Chapter 4, “The Corporation’s Responsibility to Society: Human Rights and Labor Issues,” examines the corporation’s responsibility to its employees and the communities surrounding its operations. I explain that socially responsible business practices are not taken on because of regulation but rather because of the company’s interest in acting responsibly. Social responsibility includes awareness of sexual and racial discrimination, labor issues (especially in corporations with international labor), and the health and safety of employees.

    The Shell case describes two crises that the company faced as a result of its environmental and social impact, both at home and abroad.

    Chapter 5, “The Corporation’s Responsibility to Consumers,” explains how and why corporations are responsible to consumers: in their treatment of the surrounding community, but also in their products’ long-term health effects. I use the example of the food industry and the rapid increase in obesity over the past 50 years to illustrate this point, and make a similar argument for the healthcare and pharmaceutical industries.

    The McDonald’s case explores the various corporate social responsibility efforts that the company has pursued and delves into the motivation behind these decisions. Is McDonald’s actually interested in consumer health and safety or just trying to increase profits?

    Chapter 6, “Responsible Corporate Governance,” explains corporate governance’s role under the umbrella of corporate responsibility. The governance of a company’s operational practices and risk management, aimed to benefit its shareholders, has altered since the early 20th century. Through an investigation of corporate governance practices in crisis situations, I explain why this field will continue to adjust to a changing business world: one that focuses on corporate responsibility as part of the general business strategy.

    The New York Stock Exchange executive compensation case examines the controversy surrounding executive compensation for the former chief executive and chairman of the NYSE, Richard Grasso. The case focuses on the sticky circumstances that can arise when a CEO also serves as chairman of the board of directors.

    Chapter 7, “Corporate Ethics,” analyzes the integration of ethics into corporate culture, the history and evolution of business ethics, how to create and maintain a valuable code of ethics for a corporation, and how ethics should trickle down from the top in corporate decision-making. I argue that ethics education should begin in schools but should remain an ongoing process within companies.

    The case in Chapter 7 focuses on a moral dilemma that a young MBA faces on the job as she is set to release a new product that may cause cancer.

    Chapter 8, “Corporate Philanthropy,” looks at the motivations behind and critiques of corporate philanthropy, the root of today’s field of CR. Motivations for corporate philanthropy are relatively obvious, including the public relations and employee retention benefits associated with it. However, critics often argue that corporate philanthropy programs are just a distraction from whatever negatives the company seeks to conceal. I argue that when a CP program is managed wisely, it can boost both social impact and the bottom-line contribution of the company.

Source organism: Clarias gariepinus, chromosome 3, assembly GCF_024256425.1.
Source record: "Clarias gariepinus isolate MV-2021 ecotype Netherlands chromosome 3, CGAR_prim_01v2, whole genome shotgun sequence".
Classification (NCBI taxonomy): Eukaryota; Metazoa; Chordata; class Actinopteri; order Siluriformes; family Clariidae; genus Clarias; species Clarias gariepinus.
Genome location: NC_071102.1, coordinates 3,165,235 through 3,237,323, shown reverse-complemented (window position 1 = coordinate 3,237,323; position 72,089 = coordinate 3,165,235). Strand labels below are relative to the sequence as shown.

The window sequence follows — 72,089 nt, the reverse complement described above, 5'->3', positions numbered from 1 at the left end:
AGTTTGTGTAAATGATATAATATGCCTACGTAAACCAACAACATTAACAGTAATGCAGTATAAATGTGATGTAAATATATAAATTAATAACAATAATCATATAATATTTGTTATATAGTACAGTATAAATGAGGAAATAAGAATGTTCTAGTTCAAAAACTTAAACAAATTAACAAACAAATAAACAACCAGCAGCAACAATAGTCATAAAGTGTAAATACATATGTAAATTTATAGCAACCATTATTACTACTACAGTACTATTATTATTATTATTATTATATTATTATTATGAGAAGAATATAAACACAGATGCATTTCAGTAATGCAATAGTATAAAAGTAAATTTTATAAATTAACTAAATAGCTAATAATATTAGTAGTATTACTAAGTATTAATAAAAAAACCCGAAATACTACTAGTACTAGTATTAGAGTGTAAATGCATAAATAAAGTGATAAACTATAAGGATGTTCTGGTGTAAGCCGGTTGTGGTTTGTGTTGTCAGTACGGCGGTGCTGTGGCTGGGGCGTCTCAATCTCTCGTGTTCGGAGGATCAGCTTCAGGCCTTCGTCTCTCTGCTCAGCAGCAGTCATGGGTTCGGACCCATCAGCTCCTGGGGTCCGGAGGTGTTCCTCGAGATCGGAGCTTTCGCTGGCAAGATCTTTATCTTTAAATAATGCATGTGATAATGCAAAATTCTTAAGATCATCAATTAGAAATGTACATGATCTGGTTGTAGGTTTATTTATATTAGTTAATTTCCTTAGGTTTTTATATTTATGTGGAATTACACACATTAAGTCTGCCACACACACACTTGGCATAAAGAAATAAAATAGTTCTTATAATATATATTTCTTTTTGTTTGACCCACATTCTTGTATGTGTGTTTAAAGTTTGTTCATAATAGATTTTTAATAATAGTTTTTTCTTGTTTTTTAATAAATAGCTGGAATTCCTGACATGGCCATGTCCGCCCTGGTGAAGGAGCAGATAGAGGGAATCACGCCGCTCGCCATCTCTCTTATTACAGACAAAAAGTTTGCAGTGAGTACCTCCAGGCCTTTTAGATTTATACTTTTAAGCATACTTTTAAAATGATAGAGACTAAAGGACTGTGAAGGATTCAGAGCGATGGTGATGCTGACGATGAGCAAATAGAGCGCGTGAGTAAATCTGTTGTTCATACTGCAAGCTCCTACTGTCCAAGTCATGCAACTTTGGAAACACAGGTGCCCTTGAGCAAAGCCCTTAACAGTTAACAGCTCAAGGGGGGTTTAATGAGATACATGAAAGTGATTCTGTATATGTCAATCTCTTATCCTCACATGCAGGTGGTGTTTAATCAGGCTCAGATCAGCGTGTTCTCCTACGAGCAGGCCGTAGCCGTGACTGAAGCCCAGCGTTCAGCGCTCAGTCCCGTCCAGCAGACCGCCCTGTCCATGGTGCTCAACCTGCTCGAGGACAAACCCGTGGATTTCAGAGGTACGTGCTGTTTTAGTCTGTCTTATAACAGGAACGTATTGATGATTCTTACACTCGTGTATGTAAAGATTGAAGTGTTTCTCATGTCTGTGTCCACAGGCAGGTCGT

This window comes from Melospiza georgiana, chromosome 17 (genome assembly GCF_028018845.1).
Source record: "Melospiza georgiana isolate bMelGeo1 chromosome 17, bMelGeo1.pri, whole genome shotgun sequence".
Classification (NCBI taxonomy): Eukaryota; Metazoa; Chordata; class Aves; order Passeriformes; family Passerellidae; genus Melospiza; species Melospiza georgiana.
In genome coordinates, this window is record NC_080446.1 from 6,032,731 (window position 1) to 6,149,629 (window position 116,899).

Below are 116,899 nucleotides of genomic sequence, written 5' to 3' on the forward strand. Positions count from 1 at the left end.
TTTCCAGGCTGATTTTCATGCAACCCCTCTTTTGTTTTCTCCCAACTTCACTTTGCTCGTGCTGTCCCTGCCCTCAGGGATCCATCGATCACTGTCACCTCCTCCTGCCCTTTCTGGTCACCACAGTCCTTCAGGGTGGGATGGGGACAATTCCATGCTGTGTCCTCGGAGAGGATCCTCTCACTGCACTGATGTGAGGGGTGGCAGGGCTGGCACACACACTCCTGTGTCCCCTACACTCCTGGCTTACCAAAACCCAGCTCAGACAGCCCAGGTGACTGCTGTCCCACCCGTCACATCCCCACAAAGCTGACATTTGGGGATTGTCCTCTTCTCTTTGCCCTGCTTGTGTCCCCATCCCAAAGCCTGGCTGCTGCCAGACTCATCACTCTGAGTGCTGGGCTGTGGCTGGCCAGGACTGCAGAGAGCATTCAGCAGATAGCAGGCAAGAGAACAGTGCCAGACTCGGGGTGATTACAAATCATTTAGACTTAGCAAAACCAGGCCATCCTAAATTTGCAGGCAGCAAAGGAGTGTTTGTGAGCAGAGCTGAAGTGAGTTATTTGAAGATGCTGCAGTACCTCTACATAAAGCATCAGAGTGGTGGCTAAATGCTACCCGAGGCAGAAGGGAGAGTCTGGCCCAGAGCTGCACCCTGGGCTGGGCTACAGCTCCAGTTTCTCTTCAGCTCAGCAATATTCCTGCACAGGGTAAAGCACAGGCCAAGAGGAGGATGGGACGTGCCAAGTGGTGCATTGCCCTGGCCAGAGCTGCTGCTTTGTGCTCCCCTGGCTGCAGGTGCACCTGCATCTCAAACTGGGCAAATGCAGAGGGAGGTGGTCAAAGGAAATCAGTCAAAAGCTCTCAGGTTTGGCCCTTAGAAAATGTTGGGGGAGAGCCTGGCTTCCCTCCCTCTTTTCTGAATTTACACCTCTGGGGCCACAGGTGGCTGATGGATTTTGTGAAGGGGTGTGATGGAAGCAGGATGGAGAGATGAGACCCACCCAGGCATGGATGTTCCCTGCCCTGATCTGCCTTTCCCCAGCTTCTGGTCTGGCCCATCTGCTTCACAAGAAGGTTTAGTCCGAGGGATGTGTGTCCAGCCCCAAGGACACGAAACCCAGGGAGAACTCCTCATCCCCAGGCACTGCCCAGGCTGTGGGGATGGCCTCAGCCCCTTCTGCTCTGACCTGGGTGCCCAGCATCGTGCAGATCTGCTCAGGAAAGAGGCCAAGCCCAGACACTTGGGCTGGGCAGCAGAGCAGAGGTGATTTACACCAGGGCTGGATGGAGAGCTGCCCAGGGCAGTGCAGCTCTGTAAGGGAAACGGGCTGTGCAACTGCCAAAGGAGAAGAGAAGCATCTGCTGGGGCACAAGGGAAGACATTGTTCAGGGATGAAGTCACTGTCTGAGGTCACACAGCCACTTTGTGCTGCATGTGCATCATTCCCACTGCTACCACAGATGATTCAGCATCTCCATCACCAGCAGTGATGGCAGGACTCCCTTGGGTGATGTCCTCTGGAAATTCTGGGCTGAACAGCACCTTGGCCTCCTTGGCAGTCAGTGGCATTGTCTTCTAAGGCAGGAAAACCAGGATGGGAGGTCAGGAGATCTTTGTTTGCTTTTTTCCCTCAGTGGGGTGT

The Goldman Sachs corporate philanthropy case examines the firm’s strategic, yet philanthropic, decision to invest in small businesses after the 2008 financial crisis.

    Chapter 9, “Communicating Corporate Responsibility,” serves as an explanation for the importance of communicating CR efforts to stakeholders. Communication is a necessary portion of CR because it completes the circle of restoration of trust in business and creation of a positive corporate reputation. While I outline a strategic approach to CR communications efforts, including the necessity of authenticity, consistency, and transparency, I also take a closer look at the impact of technology in particular on communication strategy.

    The FIJI Water case in Chapter 9 looks at FIJI’s decision to join the Carbon Disclosure Project in 2005 and its other environmental initiatives since that time. It looks into the communication of these efforts and FIJI’s positioning of itself as a “green” corporation.

    Chapter 10, “Implementing a CR Strategy,” teaches you just that: how to execute and deliver on a strong CR strategy within a corporation. I describe a number of approaches that are currently being implemented, and then make my own argument for the best approach. This includes maintaining a strong definition of CR within the corporation, figuring out a strategy to rally employees behind this strategy, partnering with external parties that will help get the job done, and creating a robust system to measure progress and performance along the way.